A few days ago I wrote a post over viewing various dividend paying stocks in the wine and spirits sector and figured a post highlighting some beer companies might make sense at this time too. Beer, along with wine and spirits, provides a very stable and recession-resistant business model that may afford a space in a dividend growth portfolio. While there are literally hundreds and hundreds of beer companies around the world, very few actually pay dividends while at the same time the entire market is essentially dominated by just a handful of mega players.
Let’s begin by taking a look at one of the largest beer companies in the world, Anheuser-Busch InBev SA/NV (NYSE:BUD). A company that really needs no introduction, BUD is a reincarnation of its former self after the Belgian brewer InBev bought Anheuser-Busch for $52 billion in 2008 creating the world’s largest brewer. With such iconic names in its stable of brands including Budweiser, Corona, Stella Artois, Beck’s, Hoegaarden, Bud Light, Skol, Brahma, Modelo Especial and many more, BUD clearly has tremendous brand power under its helm. Currently yielding 2.76% based on its biannual dividend, BUD has a moderately high payout ratio of 78.5%, which is well covered by its current EPS of 5.53. Looking at the valuation of BUD it has a current PE of 22.4, which is slightly higher than its five-year average and the market in general. Forward P/E still makes this stock look a little expensive too at 21.6.
Next is another famous beer maker Molson Coors Brewing Company (NYSE:TAP). TAP was created after a merger between Canadian brewer Molson merged with Coors in 2005 creating the world’s seventh largest brewer by volume. As with BUD, TAP controls a very large cache of well known worldwide brands including Coors (Light), Molson Canadian, Keystone, and brews or distributes under the Amstel Light, Heineken, Murphy’s, Newcastle Brown Ale, Dos Equis, Sol, Tecate and Miller Genuine Draft brands along with Mickey’s, Milwaukee’s Best, Olde English 800, Sharp’s non-alcoholic, Foster’s and many more. Talk about brand power. It seems that between BUD and TAP you can control a huge portion of the worldwide beer market. Currently yielding 2.13% with a moderate payout ratio of 59.4% based on an EPS of 2.76 TAP’s dividend can be considered safe with room for future growth. TAP also has a pretty impressive ten-year annualized dividend growth rate of 13.70%. With a current P/E of 27.9, TAP can be considered quite expensive at current prices especially when compared to its five year average P/E of 15.2. It seems that all alcohol related stocks are trading at rich valuations. Are people simply willing to pay up for these quality names? Forward P/E looks a lot more enticing at 18.7.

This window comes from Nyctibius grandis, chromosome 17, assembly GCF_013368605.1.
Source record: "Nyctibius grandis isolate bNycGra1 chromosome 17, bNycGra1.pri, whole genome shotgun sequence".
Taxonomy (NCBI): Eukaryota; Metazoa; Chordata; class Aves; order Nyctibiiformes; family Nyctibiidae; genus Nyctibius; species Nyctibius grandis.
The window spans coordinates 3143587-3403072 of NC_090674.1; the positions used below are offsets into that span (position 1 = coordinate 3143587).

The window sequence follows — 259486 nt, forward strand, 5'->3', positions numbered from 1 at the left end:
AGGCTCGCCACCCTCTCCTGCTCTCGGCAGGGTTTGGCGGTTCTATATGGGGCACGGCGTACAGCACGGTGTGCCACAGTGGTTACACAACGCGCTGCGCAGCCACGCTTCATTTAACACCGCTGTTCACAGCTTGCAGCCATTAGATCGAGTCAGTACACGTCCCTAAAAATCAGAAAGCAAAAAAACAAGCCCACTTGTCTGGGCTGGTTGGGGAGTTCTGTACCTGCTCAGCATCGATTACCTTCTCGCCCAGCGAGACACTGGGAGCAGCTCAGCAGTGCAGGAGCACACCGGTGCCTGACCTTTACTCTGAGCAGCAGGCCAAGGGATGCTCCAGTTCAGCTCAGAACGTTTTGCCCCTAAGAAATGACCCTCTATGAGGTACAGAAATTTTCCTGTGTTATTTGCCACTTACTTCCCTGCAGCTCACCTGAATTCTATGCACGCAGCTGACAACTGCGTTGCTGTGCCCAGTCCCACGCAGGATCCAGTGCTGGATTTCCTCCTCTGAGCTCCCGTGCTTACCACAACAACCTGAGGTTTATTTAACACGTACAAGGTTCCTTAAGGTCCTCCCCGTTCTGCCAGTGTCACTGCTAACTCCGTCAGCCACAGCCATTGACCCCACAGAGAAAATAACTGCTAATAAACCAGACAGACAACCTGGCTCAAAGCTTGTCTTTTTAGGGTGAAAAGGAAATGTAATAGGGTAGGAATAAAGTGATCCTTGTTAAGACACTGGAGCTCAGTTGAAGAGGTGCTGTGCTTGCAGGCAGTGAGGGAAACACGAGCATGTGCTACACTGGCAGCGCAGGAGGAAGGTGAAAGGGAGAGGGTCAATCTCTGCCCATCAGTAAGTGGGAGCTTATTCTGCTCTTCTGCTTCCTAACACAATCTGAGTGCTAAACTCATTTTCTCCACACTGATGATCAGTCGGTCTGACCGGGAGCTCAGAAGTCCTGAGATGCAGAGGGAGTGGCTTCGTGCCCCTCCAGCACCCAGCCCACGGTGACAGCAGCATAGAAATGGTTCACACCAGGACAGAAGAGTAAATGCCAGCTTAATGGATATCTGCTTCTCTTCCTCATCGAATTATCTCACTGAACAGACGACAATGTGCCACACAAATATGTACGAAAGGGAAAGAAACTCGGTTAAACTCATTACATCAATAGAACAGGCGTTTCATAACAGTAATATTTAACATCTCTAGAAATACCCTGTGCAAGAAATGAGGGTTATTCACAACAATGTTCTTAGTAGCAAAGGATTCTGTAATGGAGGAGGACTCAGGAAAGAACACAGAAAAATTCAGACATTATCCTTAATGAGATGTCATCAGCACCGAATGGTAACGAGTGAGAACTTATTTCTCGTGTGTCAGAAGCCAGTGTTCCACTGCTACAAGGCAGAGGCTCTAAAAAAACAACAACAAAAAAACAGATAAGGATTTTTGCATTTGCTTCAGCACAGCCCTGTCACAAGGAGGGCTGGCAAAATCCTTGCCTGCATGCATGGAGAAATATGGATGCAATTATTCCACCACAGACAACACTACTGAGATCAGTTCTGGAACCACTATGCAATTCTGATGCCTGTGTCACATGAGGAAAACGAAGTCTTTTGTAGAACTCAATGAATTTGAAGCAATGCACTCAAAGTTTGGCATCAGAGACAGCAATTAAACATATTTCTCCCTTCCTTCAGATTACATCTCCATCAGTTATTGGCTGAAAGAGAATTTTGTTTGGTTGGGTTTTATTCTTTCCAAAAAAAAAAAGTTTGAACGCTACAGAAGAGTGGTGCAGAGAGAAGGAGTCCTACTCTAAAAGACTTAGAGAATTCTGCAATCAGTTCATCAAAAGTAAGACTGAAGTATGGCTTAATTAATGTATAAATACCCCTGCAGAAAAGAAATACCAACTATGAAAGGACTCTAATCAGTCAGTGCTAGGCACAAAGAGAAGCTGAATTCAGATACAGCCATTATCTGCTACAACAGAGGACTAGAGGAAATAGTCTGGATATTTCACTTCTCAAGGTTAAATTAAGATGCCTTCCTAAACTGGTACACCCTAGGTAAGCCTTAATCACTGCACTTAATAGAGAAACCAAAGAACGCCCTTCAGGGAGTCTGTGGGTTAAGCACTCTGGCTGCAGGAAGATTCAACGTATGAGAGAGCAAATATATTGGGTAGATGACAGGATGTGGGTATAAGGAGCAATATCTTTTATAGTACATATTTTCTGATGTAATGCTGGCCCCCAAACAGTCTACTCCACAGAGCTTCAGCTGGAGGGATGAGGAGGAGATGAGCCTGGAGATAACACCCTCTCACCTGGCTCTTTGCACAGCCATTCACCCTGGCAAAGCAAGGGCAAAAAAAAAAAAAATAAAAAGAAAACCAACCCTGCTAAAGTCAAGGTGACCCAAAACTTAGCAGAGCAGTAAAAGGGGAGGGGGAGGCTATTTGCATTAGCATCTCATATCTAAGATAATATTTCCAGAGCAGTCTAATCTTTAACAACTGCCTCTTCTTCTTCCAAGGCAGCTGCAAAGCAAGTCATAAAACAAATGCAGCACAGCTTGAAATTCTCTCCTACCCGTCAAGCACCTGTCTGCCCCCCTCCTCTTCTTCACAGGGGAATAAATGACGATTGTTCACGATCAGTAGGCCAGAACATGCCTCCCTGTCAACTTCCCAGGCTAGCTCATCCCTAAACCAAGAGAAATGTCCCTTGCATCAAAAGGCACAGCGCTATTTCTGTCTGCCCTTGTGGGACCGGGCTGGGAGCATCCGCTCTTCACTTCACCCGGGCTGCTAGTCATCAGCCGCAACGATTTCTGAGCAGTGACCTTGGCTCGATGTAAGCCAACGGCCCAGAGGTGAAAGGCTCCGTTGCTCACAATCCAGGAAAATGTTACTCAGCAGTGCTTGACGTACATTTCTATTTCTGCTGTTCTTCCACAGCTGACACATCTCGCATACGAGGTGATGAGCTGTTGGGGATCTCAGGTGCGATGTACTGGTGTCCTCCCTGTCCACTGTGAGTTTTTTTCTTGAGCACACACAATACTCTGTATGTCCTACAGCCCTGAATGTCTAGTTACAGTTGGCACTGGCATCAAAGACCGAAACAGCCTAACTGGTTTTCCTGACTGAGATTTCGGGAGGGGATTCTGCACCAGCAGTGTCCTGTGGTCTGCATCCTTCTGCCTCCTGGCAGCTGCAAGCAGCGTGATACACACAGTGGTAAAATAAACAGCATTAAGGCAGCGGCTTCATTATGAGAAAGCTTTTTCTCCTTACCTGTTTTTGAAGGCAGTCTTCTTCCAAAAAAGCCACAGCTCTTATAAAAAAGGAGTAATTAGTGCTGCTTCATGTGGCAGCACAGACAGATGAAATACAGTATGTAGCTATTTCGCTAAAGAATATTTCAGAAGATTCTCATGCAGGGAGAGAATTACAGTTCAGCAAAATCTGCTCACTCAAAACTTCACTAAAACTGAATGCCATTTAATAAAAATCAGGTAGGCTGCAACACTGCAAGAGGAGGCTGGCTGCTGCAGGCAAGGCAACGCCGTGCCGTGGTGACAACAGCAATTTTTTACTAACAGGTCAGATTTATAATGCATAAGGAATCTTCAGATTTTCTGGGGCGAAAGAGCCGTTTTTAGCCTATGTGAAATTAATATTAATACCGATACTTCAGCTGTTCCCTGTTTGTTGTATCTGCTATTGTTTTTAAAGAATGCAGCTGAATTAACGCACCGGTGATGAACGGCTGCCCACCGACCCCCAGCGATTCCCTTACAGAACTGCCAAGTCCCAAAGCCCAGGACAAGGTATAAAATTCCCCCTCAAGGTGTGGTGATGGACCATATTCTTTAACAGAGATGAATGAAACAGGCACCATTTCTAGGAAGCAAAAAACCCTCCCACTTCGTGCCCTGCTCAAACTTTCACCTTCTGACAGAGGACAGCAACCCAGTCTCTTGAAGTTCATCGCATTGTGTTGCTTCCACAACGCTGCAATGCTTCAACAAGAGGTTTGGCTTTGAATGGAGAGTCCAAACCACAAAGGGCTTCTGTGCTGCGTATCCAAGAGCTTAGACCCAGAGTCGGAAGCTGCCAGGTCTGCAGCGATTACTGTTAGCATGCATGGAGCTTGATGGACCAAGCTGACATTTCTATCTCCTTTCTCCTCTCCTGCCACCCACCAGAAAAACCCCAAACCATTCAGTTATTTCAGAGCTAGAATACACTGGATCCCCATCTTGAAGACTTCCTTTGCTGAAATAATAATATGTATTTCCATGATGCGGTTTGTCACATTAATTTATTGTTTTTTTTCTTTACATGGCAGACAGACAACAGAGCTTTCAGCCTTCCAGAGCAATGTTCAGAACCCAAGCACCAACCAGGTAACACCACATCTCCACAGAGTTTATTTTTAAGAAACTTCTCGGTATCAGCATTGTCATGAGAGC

Finally, we’ll take a look at Brazilian beer and beverage maker Ambev S.A. (NYSE:ABEV). Through its subsidiaries ABEV produces, distributes and sells beer and soft drinks primarily under Skol, Brahma and Antarctica brands. It also distributes popular beer brands such as Corona, Stella Artois, Budweiser and Bud Light among many others. Currently yielding a decent 2.84% with a moderate payout ratio of 67.8% based on an EPS of 0.76 (Brazil Reals) the dividend does appear to be safe. Looking at the current valuation of ABEV we have a P/E of 24.8 which is above the five year average of 20.4. Forward PE is in line with current P/E.
Of course there are other large publicly traded beer companies that exist but unfortunately offer a low current yield. Names such as SABMiller plc (OTCPK:SBMRY) yields 1.83%, HEINEKEN (HEIA.AS) (OTCQX:HEINY) yields 1.50% and Boston Beer Co. Inc. (NYSE:SAM), which yields 0.0% come to mind. That doesn’t mean that these companies might be bad investments, it’s just that I prefer to focus exclusively on dividend paying stocks for my portfolio with a minimal yield.
Disclosure: Long NONE
Editor's Note: This article discusses one or more securities that do not trade on a major U.S. exchange. Please be aware of the risks associated with these stocks.